Three Poetry

by Yasmeen Hameed

ANOTHER DAY HAS PASSED

By Yasmeen Hameed, Translated from Urdu by Iffat Saeed
The smoky breath settles on the windows
once again, a city loses itself;
captive to the orbit of brick and mortar
I am the one alone on this perpetual stage of whirling time
seeping doubts creep
a flock of vivacious, gregarious females
leaps forward
geckos
looming towards me;
the heart burns in anguish,
scorches the flowery twigs
that blossomed in its orifice
a distrustful glance halts
stops short of the circuit of trust
once again inscribed in black and white
the charter of faith, special promise of love
renders itself into another contract
each leaf in the book of heart
is a witness
the book stands unread
scribble of the pen resounds
the voice of reason wraps itself
two names sunder and split
the long wait divides the terrain of the heart
winds break the silence
lights turn off
the household recedes into sleep;
another day slips past.

HAS MAN TRANSFORMED?

By Yasmeen Hameed, Translated from Urdu by Iffat Saeed
Household items like a mind, like some one’s corporeal self
became unholy,
freshly cooked food swept away in the open sewer
and the crawling animal on the ceiling
fell down on the floor with a thud,
a chasm broke through the wall
and she rushed outdoors.

Time at the end of day
is terrifying
Lights – light up and go off ,
nightmares planted in slumber
taint the day that follows.

Why do you scale epochs
by measures of days, months and years?
Who answered the prayers of suppliants
who spread out their palms in front of mythical gods?

Graves dug over a distance of a thousand years
remain the same,
and the rest – has it changed?
Has man changed?
Have his hand- made artifacts changed,
his weapons changed
or have the lessons in loyalty and treachery also changed?
How far apart is the world’s first lie
from the world’s last truth?
Has she been able to see through her enemy?

Civilization contoured beauty
on the face of the one at a distance;
abused and spat on the face of the one that came nearer
and filled its own lap with tears.

FREE ALL THE BIRDS

By Yasmeen Hameed, Translated from Urdu by Iffat Saeed
Let go
fling open the doors
free all the birds
these birds embody your being
your heart beats within them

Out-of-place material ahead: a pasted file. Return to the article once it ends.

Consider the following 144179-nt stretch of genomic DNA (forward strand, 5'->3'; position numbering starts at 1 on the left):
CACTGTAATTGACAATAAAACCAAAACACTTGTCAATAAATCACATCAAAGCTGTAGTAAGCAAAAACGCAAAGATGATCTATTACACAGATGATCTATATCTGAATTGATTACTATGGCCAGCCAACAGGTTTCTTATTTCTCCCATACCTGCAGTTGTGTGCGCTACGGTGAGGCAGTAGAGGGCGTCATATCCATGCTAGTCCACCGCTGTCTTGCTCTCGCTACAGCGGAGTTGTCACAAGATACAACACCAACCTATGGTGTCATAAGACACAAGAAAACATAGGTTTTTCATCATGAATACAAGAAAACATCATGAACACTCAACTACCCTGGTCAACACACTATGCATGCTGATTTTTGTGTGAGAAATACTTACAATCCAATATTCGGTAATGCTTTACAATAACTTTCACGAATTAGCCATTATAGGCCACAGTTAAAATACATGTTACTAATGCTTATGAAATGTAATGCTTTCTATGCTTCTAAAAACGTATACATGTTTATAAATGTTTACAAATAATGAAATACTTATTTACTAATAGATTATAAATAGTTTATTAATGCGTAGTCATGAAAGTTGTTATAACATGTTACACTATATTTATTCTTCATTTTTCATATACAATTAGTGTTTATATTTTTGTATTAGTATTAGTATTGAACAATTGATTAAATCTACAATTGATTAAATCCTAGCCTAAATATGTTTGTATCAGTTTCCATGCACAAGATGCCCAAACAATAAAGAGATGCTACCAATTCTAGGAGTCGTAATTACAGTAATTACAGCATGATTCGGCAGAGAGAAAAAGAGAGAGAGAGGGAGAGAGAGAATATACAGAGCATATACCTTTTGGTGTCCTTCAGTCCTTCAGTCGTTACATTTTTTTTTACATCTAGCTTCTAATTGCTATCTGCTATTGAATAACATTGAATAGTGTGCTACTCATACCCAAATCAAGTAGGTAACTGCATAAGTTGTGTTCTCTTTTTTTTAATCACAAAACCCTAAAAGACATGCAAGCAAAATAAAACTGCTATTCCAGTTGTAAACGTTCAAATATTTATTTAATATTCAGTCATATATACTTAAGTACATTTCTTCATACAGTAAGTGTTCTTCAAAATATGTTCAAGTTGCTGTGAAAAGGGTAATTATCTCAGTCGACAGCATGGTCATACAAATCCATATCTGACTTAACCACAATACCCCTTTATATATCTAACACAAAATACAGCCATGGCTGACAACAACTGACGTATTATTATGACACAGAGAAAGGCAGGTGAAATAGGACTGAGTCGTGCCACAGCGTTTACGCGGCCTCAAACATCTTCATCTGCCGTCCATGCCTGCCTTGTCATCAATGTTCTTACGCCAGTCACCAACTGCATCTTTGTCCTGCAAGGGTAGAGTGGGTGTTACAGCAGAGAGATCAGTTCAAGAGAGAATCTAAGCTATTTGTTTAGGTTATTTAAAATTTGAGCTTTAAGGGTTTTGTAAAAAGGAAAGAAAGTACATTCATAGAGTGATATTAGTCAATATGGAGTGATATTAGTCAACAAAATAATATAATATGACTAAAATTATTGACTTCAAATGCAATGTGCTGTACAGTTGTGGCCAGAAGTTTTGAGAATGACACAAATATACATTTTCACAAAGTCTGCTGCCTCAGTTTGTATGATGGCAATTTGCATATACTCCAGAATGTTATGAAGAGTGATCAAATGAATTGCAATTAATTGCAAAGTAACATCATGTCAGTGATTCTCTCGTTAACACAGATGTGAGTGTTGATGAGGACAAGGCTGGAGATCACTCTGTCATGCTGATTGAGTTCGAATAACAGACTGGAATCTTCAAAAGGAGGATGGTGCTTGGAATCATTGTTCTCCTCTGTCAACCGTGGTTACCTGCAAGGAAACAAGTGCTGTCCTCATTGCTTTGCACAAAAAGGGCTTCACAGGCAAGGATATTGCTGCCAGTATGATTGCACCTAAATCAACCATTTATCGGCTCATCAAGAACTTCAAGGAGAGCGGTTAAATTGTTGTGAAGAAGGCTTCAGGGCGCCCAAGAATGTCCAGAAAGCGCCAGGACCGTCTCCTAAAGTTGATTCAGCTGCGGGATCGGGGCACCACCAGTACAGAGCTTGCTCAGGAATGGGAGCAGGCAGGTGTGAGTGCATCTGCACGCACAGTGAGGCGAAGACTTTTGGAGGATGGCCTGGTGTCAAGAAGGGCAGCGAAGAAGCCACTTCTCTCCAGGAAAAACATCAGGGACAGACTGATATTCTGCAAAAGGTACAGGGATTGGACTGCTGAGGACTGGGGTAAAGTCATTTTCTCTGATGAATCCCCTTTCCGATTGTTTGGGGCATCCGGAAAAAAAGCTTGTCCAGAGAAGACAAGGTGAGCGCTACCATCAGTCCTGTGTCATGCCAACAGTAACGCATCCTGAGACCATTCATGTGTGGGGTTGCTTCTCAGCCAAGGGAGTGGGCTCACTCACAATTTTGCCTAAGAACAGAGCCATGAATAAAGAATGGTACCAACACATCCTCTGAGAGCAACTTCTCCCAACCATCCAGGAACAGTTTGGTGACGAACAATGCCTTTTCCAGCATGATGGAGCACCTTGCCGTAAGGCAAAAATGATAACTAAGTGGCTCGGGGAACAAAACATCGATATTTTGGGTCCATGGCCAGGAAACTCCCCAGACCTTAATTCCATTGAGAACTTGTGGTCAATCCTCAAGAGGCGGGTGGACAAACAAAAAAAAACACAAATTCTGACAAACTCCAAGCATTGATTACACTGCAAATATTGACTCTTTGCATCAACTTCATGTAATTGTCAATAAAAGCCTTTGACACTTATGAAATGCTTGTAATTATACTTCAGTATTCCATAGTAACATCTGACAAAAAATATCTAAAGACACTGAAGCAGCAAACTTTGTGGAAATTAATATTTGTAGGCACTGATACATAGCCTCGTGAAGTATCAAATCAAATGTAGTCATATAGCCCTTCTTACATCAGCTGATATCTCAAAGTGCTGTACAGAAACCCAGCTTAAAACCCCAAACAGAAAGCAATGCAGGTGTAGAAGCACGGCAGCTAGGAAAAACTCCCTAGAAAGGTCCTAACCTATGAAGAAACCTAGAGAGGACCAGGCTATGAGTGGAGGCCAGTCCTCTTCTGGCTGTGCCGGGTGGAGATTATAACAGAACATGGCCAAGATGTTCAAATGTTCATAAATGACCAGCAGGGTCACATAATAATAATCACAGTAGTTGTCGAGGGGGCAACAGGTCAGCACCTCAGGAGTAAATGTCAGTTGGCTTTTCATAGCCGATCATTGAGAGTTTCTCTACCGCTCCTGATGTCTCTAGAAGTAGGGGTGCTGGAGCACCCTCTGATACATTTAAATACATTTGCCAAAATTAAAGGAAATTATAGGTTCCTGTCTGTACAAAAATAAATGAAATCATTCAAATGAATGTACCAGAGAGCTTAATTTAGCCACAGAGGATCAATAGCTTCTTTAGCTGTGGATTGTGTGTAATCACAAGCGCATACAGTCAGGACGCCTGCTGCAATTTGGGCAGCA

your soulwithin them, lies agitated,
free them all.

The moment night falls,
in the flutter of wings,
all those tales
wake to life
that spin in your thoughts
resound in your ears
that you have written into being,
free them all.

Damp runs out of the thick dark,
tight shut eyes of the captives
remain awake, even in sleep
aghast with fear;
color their pale faces in gold
clad their cold bodies in new attires
free them all;
it is the last blood-circle
before the voyage of horror sets in
and icy breeze jams all shutters of life,
free them all.

Yasmeen Hameed is a Pakistani Urdu poet, translator and an educator. Yasmeen Hameed’s original literary contributions are her five books of poetry published in Urdu in 1988, 1991, 1996, 2001 and 2007. She has contributed to English writing through translation of contemporary Urdu poetry into English She has edited (in English), issues of Pakistani Literature published by the Pakistan Academy of Letters.[2] She has written scripts in English for cultural/fashion shows sponsored by the Government of Pakistan, performed in London in 1995 and Washington in 1996 and in the World cup cricket Cultural Festival in Pakistan in 1996. She has also contributed a monthly column to the “Books & Authors” supplement of The Daily Dawn newspaper. She has won

  • Tamgha-e-Imtiaz (Medal of Distinction) for Literature awarded by the Government of Pakistan in 2008[2]
  • Fatima Jinnah Medal for Literature awarded by the Government of Punjab, Pakistan on International Women’s Day, 8 March 2006[2]
  • Ahmed Nadeem Qasmi Award for Poetry (2001) for the collection, Fana bhi eik saraab

Iffat Saeed is a writer and a translator based in Lahore Pakistan. He has translated the works of Yasmeen Hameed, Ada Jaffery, Munir Niazi amongst others.

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